There are three new Ring cycles in Europe this fall, and the most interesting one is definitely at the Théâtre du Châtelet in Paris. It is the parting gift of outgoing general director Jean-Pierre Brossmann, who brought back director Robert Wilson and teamed him up with conductor Christoph Eschenbach and the Orchestre de Paris. I've been reading a lot in the wake of the media saturation in the French newspapers. Here are a few excerpts, beginning with Jean-Louis Validire's interview with Eschenbach (Eschenbach : «Je suis dans les griffes de Wagner», October 15) for Le Figaro (my translation):
What need drove you to attempt the tetralogy right now?Next, Eric Dahan interviewed Robert Wilson («Fidèle à l'idéal wagnérien et à "Star Wars"», October 22) for Libération (my translation):
I have always lived with Wagner. When I was young, Wieland and Wolfgang, Richard's sons, gave me the opportunity to witness the performances at Bayreuth for three or four years in the orchestra pit. Each summer for four weeks, I was actually seated inside the score. I have been in Wagner's clutches ever since. I have thus not had to relearn The Ring, only rediscover it, which is very exciting and reminds me of those precious hours in the 1950s and 60s, when I first became aware of the magic of this musical language that is so personal.
Your Ring begins in a very prosaic way, almost like a space opera...I'm not sure what any of that means. In English, Mary Blume did a piece on Eschenbach and this production (Eschenbach's united effort behind 'Ring', October 13) for the International Herald Tribune:
I was looking to get past German mythology. Baudelaire, when he saw Tannhäuser in Paris in 1856, wrote that he experieced time, space, and light in an unheard of way. As I see it, this confirms my approach to The Ring, as faithful to the Wagnerian ideal as it is to Star Wars. It's like peering through a porthole on a spaceship, forgetting all of the world's space, letting oneself be invaded by this music that stamps its own time and space on us. Staging tends to saturate space with movements, while I personally seek to eliminate them. I am often bothered by the illustrative and resounding character of a tradition that plays Brünehilde as an agitated hysteric, thus obscuring the power of her ice and fire singing. Yes, Wagner was like Cecil B. De Mille but also wanted his music to be treated nobly. That is a feeling that also strikes me when I hear The Ring.
He was born Christoph Ringmann in 1940 in Breslau, Germany (now Wroclaw, Poland), where his mother, a pianist, died in childbirth. His musicologist father, an anti-Nazi, was sent to the Russian front to die. As the war ended, Christoph fled west with his grandparents. His grandfather died en route and, quarantined in a makeshift camp, his grandmother was killed by typhus with the child lying by her side. A musician cousin and her violinist husband eventually tracked him down and adopted him. Christoph was unable to speak for more than a year. His horrible experiences, he says, brought him to music. "I had to express myself, find a let-out for those terrible impressions that were locked in me. And when I heard my second mother play and sing I also wanted to play and sing. It was saying yes to music - that was what I wanted to do in life because I was for the first time really happy."Eschenbach and Wilson have known one another for 20 years. According to Blume, they have been discussing this production for five years and auditioning singers for it for three years. Lastly, there is this interview with Eschenbach by Yannick Millon ("Une certaine atmosphère de musique de chambre", October 15) for the Châtelet program (my translation):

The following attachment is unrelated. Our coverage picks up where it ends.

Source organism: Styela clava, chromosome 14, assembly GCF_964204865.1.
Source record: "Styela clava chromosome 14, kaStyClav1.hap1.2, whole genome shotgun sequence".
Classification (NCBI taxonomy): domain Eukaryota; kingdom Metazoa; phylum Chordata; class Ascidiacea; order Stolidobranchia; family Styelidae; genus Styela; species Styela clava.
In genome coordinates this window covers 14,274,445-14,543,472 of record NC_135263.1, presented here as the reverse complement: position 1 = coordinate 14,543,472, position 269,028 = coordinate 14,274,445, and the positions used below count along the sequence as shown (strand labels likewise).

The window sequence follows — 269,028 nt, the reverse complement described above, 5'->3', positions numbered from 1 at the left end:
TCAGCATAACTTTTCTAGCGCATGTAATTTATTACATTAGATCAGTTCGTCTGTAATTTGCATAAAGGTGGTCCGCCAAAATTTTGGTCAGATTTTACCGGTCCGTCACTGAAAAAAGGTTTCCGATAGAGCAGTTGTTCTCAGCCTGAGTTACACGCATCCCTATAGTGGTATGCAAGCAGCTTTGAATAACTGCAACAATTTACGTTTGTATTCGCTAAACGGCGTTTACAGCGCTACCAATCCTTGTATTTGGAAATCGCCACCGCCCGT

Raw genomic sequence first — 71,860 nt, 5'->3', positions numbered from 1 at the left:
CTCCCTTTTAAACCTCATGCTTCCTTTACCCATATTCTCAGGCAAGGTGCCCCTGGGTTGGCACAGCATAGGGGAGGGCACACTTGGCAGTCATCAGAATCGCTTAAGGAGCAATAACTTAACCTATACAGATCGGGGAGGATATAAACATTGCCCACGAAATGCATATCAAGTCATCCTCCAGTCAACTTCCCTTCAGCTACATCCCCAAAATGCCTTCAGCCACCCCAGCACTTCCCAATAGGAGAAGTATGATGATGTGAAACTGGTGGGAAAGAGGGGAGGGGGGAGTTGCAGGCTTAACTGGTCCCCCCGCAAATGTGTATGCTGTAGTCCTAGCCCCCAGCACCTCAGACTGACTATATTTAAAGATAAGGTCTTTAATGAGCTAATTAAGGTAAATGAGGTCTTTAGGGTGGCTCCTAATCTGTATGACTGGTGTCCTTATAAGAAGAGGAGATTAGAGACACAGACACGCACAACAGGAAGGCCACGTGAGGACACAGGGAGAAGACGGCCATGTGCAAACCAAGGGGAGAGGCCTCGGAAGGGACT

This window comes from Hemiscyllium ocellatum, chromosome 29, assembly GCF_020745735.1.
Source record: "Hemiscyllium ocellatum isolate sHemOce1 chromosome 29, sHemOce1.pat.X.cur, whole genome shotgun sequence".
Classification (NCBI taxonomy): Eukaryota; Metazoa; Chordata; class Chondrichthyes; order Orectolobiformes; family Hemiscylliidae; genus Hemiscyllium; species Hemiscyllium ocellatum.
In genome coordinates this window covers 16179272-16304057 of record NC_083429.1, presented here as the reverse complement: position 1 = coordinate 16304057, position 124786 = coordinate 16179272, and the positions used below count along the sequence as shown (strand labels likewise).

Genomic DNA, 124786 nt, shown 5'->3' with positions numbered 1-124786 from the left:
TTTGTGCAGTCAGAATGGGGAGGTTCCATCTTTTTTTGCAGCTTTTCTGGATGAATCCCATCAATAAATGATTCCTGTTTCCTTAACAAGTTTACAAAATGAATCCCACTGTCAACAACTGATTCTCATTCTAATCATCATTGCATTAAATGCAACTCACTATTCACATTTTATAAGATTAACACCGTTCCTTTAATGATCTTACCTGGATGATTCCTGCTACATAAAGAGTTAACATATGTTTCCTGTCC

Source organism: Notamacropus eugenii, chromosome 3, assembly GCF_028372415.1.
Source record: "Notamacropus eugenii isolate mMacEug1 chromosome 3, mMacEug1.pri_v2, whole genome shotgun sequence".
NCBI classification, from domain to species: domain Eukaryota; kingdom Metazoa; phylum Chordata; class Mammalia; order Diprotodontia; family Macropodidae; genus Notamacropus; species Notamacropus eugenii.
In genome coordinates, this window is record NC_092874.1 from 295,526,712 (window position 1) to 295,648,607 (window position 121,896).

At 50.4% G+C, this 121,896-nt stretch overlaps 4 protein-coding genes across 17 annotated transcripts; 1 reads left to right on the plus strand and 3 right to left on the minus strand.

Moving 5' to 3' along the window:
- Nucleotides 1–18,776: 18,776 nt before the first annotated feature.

Where do you position yourself with respect to Wagnerian tradition?Not constant shouting can certainly be nice. I'll be back tomorrow with some reviews of the production. This being the Châtelet, I assume that their Ring cycle will be available on DVD in a year or two.
I have great respect for it, but I prefer to leave it behind me. My Wagner has little in common with that of a conductor who was the very incarnation of tradition, Knappertsbusch. I loved that tradition very much, long ago at Bayreuth, and I still love to dive into it today through recordings, but for a 21st-century conductor, it's a different world. The one who left a mark on me, because he was truly looking for something new, is Karajan. He discovered a transparency, a certain chamber music atmosphere in these scores, and as a result completely rethought the balance and textures. He was notably among the first not to let the singers constantly shout.